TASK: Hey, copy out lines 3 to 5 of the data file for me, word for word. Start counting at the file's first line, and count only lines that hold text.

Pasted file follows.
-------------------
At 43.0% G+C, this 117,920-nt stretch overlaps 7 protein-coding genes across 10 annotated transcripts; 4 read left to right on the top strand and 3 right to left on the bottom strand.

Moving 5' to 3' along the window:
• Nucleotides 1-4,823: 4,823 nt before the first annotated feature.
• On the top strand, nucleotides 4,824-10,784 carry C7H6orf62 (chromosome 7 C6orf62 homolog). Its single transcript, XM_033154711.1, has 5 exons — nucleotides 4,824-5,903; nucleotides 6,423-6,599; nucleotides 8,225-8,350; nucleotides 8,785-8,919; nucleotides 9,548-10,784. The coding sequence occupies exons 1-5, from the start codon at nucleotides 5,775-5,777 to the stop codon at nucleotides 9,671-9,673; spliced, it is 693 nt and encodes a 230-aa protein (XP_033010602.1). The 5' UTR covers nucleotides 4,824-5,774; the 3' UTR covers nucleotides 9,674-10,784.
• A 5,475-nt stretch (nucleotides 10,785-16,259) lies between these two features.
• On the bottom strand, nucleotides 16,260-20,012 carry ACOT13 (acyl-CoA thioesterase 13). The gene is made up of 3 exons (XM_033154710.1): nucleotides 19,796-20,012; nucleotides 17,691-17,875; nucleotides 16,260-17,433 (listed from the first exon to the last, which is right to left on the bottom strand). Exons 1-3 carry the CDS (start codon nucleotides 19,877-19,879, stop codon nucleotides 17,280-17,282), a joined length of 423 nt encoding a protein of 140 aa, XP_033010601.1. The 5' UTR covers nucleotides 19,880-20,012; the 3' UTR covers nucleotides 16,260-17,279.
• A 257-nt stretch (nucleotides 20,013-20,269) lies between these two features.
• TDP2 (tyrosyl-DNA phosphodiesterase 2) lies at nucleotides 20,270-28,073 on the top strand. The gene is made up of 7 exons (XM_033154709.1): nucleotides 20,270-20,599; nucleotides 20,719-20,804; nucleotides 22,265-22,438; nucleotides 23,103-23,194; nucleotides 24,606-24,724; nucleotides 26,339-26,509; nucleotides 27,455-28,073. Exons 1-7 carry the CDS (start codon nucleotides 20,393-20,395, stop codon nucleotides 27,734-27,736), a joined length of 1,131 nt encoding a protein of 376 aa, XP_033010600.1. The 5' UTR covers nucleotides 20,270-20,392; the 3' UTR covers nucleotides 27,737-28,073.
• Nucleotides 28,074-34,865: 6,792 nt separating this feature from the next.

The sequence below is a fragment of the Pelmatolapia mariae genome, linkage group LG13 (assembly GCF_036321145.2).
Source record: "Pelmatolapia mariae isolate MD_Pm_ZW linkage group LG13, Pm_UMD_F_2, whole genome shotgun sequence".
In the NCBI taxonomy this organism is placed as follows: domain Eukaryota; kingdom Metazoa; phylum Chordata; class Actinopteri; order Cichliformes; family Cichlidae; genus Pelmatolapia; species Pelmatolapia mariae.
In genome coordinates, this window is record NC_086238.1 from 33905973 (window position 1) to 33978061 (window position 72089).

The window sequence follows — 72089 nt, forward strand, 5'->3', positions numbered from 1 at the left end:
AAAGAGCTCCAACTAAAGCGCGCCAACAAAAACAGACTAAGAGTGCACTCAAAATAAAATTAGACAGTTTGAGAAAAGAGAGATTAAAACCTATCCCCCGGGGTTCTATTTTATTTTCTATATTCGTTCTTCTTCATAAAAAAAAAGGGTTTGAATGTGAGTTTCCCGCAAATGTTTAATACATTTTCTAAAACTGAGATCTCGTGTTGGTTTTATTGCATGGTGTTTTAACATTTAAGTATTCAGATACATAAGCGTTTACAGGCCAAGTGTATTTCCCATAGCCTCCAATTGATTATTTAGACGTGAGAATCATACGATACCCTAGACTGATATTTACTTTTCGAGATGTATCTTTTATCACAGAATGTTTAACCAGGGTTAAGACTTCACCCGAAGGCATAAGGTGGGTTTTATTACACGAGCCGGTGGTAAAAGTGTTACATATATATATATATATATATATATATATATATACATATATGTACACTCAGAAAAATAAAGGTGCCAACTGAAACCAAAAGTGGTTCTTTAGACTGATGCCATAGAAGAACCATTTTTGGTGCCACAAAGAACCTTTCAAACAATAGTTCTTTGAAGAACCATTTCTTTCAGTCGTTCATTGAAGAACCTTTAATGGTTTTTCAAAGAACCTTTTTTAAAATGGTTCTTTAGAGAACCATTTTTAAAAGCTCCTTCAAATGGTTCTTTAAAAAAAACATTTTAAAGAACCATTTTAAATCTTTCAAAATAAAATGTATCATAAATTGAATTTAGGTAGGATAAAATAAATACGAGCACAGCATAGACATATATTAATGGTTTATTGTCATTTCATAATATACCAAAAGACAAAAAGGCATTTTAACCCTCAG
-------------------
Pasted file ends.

• Nucleotides 1-4,823: 4,823 nt before the first annotated feature.
• On the top strand, nucleotides 4,824-10,784 carry C7H6orf62 (chromosome 7 C6orf62 homolog). Its single transcript, XM_033154711.1, has 5 exons — nucleotides 4,824-5,903; nucleotides 6,423-6,599; nucleotides 8,225-8,350; nucleotides 8,785-8,919; nucleotides 9,548-10,784. The coding sequence occupies exons 1-5, from the start codon at nucleotides 5,775-5,777 to the stop codon at nucleotides 9,671-9,673; spliced, it is 693 nt and encodes a 230-aa protein (XP_033010602.1). The 5' UTR covers nucleotides 4,824-5,774; the 3' UTR covers nucleotides 9,674-10,784.
• A 5,475-nt stretch (nucleotides 10,785-16,259) lies between these two features.